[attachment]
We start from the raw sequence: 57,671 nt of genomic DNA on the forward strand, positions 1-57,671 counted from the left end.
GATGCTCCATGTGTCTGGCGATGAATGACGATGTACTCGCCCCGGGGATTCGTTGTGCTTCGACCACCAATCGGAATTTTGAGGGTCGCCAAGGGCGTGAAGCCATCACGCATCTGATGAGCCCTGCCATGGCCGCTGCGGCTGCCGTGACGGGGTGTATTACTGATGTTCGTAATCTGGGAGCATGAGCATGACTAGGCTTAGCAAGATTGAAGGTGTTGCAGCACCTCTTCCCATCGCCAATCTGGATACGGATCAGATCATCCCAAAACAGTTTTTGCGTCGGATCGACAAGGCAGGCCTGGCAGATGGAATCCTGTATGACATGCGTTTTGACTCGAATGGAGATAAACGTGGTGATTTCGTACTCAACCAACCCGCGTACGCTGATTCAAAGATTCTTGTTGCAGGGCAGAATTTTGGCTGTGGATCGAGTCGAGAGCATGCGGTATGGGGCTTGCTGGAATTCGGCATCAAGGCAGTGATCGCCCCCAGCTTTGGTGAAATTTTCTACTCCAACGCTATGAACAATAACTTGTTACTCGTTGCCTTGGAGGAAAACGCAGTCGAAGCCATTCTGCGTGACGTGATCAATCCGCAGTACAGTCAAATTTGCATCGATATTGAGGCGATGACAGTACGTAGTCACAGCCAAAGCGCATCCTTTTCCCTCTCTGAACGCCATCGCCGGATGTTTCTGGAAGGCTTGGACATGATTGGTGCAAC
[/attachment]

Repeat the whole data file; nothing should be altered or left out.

We start from the raw sequence: 57,671 nt of genomic DNA on the forward strand, positions 1-57,671 counted from the left end.
GATGCTCCATGTGTCTGGCGATGAATGACGATGTACTCGCCCCGGGGATTCGTTGTGCTTCGACCACCAATCGGAATTTTGAGGGTCGCCAAGGGCGTGAAGCCATCACGCATCTGATGAGCCCTGCCATGGCCGCTGCGGCTGCCGTGACGGGGTGTATTACTGATGTTCGTAATCTGGGAGCATGAGCATGACTAGGCTTAGCAAGATTGAAGGTGTTGCAGCACCTCTTCCCATCGCCAATCTGGATACGGATCAGATCATCCCAAAACAGTTTTTGCGTCGGATCGACAAGGCAGGCCTGGCAGATGGAATCCTGTATGACATGCGTTTTGACTCGAATGGAGATAAACGTGGTGATTTCGTACTCAACCAACCCGCGTACGCTGATTCAAAGATTCTTGTTGCAGGGCAGAATTTTGGCTGTGGATCGAGTCGAGAGCATGCGGTATGGGGCTTGCTGGAATTCGGCATCAAGGCAGTGATCGCCCCCAGCTTTGGTGAAATTTTCTACTCCAACGCTATGAACAATAACTTGTTACTCGTTGCCTTGGAGGAAAACGCAGTCGAAGCCATTCTGCGTGACGTGATCAATCCGCAGTACAGTCAAATTTGCATCGATATTGAGGCGATGACAGTACGTAGTCACAGCCAAAGCGCATCCTTTTCCCTCTCTGAACGCCATCGCCGGATGTTTCTGGAAGGCTTGGACATGATTGGTGCAAC